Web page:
Enjoy Michigan’s Autumn Splendor…
Fall can be an exciting but hectic time of the year for people who love the outdoors. The hunting and fishing opportunities alone in Michigan could keep an outdoor enthusiast busy 24/7. Mix in fall athletics, family, and of course work and it will seem as though life is coming at you a hundred miles an hour. It’s usually about the end of October when I need to recharge my batteries. One way I do this is to go on an all day float hunt for squirrels.
You may be wondering what an all day float hunt for squirrels entails. It first requires map preparation before setting the plans into motion. It is advisable to use topographic maps, as well as Michigan Department of Natural Resources state land maps. It is paramount to locate areas of state land adjacent to any navigable river or stream. I have found many great stretches of state owned woods that are accessible by canoe. The topographic maps point out possible hotbeds of squirrel activity. The state land maps reduce the risk of trespassing on private property. A few hours of map homework coupled with preseason scouting will help a hunter become more familiar with possible state land hunting spots.
Once the area is located for your excursion you can begin preparing a plan. Decide when you will begin your trip and exactly where you will go. I suggest you recruit a family member and/or hunting buddy to join you. After you hash out a game plan begin preparing for the voyage. If you’re not familiar with the area you plan on hunting, leave a map of your probable course with a family member or friend.
If a canoe is too slow or too much work, try a small rowboat with an outboard motor attached. The outboard, in all likelihood, will scare game that is close to the riverbank. A possible alternative to an outboard is a battery operated trolling motor. No rowing or paddling and reduced noises are definitely benefits to choosing a trolling motor compared to an outboard or no motor at all. It’s a good idea to know the depth and structure of the river you intend to traverse if you are going to use a motor of any kind.
When a designated area of state land is reached and the canoe is safely docked I begin to seek the elusive tree rat. Hardwood stands and ridges are the first habitats I seek. Upon finding such a place I plant myself at the base of a tree. I sit and listen for the sounds of falling acorns. The calm, cool day often causes my eyelids to close. That’s all right, I am here to relax. It doesn’t take long for my little piece of heaven to come alive with squirrel activity.
If no squirrels present themselves after 30 minutes or so I try calling. There are many great squirrel calls on the market today. I recently fell in love with the DS-85 Deluxe Squirrel Call by Haydel’s Game Calls of Louisiana. The DS-85 is easy to operate (simply smack the bulb with the palm of your hand) and produces a shrill, lifelike sound sure to enrage the squirrels (and possibly your significant other if you practice too much in the house). A few short barks followed by a longer procession of high pitched barks mixed with thrashing leaves has proved a winning strategy time and again. When all else fails, try banging two quarters together to replicate the call of an immature bushy tail.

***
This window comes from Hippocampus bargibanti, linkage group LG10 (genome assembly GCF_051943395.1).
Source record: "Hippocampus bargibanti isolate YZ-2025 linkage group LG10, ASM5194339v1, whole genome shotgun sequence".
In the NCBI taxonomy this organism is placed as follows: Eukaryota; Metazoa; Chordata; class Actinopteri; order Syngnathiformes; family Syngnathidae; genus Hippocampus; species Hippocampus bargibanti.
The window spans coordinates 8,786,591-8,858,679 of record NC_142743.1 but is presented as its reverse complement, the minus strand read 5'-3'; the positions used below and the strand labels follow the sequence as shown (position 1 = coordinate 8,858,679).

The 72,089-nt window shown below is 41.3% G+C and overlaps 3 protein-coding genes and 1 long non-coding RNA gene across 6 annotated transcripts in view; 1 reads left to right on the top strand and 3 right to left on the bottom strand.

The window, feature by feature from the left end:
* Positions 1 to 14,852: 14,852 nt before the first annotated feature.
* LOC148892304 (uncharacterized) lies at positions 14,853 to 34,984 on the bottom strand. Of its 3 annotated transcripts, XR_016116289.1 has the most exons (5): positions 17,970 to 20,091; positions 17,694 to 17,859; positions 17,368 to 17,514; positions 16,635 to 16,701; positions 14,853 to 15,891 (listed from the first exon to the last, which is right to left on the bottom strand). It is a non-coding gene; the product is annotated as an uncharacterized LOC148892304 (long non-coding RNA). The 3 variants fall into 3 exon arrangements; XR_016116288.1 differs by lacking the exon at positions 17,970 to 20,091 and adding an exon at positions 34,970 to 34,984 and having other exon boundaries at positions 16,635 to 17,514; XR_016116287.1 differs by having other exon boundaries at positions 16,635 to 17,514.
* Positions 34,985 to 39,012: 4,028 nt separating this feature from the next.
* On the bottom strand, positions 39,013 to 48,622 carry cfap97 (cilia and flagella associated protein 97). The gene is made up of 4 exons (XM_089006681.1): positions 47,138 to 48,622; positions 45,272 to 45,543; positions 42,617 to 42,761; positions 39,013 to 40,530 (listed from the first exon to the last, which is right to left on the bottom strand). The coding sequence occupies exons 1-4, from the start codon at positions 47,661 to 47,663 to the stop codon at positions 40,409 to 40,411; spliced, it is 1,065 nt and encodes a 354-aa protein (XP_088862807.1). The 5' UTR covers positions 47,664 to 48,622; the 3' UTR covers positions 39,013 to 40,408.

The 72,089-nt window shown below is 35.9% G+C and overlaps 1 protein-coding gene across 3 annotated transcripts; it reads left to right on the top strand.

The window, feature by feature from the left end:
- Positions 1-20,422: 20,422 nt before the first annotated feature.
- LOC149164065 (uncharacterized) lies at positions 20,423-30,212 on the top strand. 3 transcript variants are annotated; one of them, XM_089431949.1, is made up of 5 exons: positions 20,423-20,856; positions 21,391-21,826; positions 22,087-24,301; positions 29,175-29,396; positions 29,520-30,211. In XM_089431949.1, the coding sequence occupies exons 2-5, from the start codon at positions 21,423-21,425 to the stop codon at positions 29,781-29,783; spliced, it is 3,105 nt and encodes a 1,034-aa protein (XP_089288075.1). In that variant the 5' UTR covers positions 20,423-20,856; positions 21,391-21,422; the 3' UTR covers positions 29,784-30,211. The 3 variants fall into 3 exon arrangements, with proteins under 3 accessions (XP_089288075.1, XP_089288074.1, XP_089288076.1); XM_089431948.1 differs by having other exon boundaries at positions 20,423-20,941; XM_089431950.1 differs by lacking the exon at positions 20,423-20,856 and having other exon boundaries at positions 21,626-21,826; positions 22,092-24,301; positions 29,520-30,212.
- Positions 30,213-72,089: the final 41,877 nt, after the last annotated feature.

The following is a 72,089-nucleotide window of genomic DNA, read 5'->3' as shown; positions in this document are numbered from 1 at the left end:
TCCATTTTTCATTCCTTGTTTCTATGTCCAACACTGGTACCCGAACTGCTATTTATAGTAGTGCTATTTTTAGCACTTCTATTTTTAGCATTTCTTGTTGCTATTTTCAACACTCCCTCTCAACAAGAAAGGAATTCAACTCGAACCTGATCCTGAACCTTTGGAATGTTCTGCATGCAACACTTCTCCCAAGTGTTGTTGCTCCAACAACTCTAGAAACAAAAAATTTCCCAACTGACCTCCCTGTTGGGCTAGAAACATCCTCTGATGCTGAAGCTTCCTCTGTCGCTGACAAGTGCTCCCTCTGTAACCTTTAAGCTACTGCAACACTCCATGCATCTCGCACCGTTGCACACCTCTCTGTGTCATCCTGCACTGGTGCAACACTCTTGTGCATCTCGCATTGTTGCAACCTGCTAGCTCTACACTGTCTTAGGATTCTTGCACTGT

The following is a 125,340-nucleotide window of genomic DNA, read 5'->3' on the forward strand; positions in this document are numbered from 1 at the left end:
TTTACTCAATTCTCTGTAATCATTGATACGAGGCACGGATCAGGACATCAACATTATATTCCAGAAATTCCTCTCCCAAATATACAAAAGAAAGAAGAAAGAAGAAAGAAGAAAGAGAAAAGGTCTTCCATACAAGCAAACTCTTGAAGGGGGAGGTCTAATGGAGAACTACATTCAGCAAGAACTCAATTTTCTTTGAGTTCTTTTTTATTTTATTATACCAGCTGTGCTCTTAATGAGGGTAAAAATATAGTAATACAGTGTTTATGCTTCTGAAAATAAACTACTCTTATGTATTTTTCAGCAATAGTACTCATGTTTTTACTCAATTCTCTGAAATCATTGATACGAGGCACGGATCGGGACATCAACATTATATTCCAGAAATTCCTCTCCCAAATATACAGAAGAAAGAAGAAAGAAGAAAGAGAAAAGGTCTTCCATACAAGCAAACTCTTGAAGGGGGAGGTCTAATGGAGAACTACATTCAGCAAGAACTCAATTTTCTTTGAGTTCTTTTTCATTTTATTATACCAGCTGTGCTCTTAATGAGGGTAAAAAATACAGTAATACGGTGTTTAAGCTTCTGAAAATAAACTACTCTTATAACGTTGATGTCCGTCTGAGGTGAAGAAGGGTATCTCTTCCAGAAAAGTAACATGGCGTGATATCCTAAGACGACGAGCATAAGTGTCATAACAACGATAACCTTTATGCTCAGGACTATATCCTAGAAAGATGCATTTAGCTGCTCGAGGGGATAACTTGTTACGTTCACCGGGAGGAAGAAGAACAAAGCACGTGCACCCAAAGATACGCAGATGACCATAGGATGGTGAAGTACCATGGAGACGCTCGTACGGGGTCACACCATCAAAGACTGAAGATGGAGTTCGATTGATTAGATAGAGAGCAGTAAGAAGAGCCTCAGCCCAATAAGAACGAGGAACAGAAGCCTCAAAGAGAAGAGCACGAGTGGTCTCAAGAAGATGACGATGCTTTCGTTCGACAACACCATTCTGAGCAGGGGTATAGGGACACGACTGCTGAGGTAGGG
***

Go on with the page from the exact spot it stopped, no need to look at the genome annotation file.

After observing the gatherers for awhile I begin to ease myself into position to take a few home for dinner. I prefer to use a .22 caliber long rifle on my canoe trips because it creates far less noise than a shotgun. One of my goals is to relax, and the other goal is to put some fur in the game vest. The .22 allows me to do both. I plink a squirrel or two and let nature settle down. It isn’t long before the squirrels return to their work. If I choose to I can add a few more to the vest or I can simply entertain myself by watching them go about their business. Another benefit is the .22 is lighter to carry than most shotguns. This is helpful on days that require moving to find the squirrel colonies.
Even though the .22 is my first tool of choice, there are times when a shotgun is a necessity. Dense tree canopies make it difficult to see, much less shoot, squirrels. A trusty .410 or 20 gauge carrying #5’s or #6’s can overcome leaves more effectively than a .22 slug. Plus, when the occasional rogue grouse thunders to the sky I would much rather be holding a shotgun. My chances of hitting the mini-missile with a shotgun are low, but those chances are zero with a .22 because I would never even attempt a shot.
The final item I take with me is a backpack full of the essentials. The maps that were used to arrange the trip are tucked away in Ziploc bags. This is in case I need to check my position. I throw in a flashlight with new batteries, a small first aid kit, and an extra orange vest. These items are safety essentials that can save a woodsman some serious grief. I also pack extra .22 shells in case I lose the ones that are stored in my vest. What could be worse than getting to a beautiful, secluded section of state land along a river or stream and find you don’t have any ammunition? The backpack also houses a lunch consisting of non-perishable foods such as crackers, jerky, fruit, and a candy bar. Next to the food are a couple of bottles of water to keep me hydrated. If the weather is cold I pack extra gloves and socks. The final item found in the backpack is a cell phone. In an emergency situation a cell phone can literally be a lifesaver.
Being thoroughly prepared allows me to enjoy my relaxing float hunt for squirrels. A Saturday afternoon spent leisurely seeking “bushy tails” energizes me before winter comes calling. The time well spent with family and/or friends creates memories that last a lifetime. If you are really fortunate you may come out of the excursion with meat for the pot. Whether you successfully bag game or not, one thing is for sure, you will enjoy Michigan’s autumn splendor.